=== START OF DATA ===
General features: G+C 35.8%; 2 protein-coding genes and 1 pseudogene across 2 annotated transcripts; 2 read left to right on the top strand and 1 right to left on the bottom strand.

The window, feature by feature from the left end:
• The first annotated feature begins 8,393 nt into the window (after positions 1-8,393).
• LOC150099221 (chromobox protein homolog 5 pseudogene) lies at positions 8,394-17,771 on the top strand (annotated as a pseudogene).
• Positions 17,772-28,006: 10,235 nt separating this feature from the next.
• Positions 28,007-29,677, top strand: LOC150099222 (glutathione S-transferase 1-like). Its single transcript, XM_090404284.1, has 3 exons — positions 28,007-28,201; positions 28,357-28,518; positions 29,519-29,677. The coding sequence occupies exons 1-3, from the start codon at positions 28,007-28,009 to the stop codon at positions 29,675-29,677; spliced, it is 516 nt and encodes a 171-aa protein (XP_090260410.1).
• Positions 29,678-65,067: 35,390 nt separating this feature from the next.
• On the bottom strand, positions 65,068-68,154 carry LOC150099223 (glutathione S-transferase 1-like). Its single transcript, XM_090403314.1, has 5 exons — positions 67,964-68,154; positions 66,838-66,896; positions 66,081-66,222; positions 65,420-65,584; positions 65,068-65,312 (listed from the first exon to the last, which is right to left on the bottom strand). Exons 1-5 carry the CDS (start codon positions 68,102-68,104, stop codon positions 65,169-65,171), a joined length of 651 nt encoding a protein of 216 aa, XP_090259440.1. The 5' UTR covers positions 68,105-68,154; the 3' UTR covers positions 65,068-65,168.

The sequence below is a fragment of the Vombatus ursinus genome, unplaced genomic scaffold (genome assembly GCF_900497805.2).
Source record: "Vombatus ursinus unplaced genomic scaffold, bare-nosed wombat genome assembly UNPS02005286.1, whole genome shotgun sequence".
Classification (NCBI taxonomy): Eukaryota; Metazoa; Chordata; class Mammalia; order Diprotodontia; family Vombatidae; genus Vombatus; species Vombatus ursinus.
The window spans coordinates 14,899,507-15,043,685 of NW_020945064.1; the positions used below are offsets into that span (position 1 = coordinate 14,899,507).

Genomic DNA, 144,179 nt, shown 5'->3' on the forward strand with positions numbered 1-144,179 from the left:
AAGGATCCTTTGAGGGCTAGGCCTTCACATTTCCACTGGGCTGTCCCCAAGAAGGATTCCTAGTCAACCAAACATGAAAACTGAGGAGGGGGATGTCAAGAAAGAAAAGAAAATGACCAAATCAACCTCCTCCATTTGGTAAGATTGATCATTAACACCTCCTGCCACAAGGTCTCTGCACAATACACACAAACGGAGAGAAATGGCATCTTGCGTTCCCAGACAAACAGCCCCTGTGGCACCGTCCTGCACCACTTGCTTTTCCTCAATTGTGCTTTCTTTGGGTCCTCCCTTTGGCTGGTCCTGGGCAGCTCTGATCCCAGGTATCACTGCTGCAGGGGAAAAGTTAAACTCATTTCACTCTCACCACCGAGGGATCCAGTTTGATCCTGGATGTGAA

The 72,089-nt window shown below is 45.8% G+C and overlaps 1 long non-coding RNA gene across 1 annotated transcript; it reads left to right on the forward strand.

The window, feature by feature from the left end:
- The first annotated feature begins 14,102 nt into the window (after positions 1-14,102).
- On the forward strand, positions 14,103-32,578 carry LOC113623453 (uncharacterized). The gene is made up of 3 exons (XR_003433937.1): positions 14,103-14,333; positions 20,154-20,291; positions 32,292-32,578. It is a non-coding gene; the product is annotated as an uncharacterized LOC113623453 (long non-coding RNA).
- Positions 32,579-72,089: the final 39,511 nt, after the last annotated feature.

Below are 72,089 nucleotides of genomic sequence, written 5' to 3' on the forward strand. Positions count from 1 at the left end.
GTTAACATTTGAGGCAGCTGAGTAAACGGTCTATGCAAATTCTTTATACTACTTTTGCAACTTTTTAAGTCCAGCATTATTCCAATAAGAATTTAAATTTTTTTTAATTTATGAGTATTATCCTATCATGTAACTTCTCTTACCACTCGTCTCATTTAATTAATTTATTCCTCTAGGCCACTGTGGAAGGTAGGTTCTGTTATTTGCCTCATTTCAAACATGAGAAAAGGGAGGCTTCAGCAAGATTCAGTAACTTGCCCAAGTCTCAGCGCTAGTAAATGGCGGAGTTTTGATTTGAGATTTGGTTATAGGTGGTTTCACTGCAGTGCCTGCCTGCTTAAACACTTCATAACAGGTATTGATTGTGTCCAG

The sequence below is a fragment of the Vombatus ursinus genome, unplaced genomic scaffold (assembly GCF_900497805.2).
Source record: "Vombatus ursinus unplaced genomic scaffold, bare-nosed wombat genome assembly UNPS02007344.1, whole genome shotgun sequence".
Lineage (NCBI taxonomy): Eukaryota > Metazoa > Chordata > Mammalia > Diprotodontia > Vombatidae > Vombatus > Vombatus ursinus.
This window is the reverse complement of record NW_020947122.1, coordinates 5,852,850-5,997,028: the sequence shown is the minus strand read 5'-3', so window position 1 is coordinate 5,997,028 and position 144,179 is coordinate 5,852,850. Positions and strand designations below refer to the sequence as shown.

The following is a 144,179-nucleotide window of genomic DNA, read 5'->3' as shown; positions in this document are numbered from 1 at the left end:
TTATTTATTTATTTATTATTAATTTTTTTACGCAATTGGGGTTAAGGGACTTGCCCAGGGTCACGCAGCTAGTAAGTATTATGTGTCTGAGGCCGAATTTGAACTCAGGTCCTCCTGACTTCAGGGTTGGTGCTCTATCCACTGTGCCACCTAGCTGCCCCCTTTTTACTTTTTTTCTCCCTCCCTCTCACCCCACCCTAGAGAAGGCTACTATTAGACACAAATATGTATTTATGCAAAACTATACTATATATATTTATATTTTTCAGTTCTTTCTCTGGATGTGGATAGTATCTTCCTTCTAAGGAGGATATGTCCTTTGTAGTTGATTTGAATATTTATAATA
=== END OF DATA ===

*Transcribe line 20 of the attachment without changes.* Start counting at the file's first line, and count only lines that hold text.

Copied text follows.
Below are 72,089 nucleotides of genomic sequence, written 5' to 3' on the forward strand. Positions count from 1 at the left end.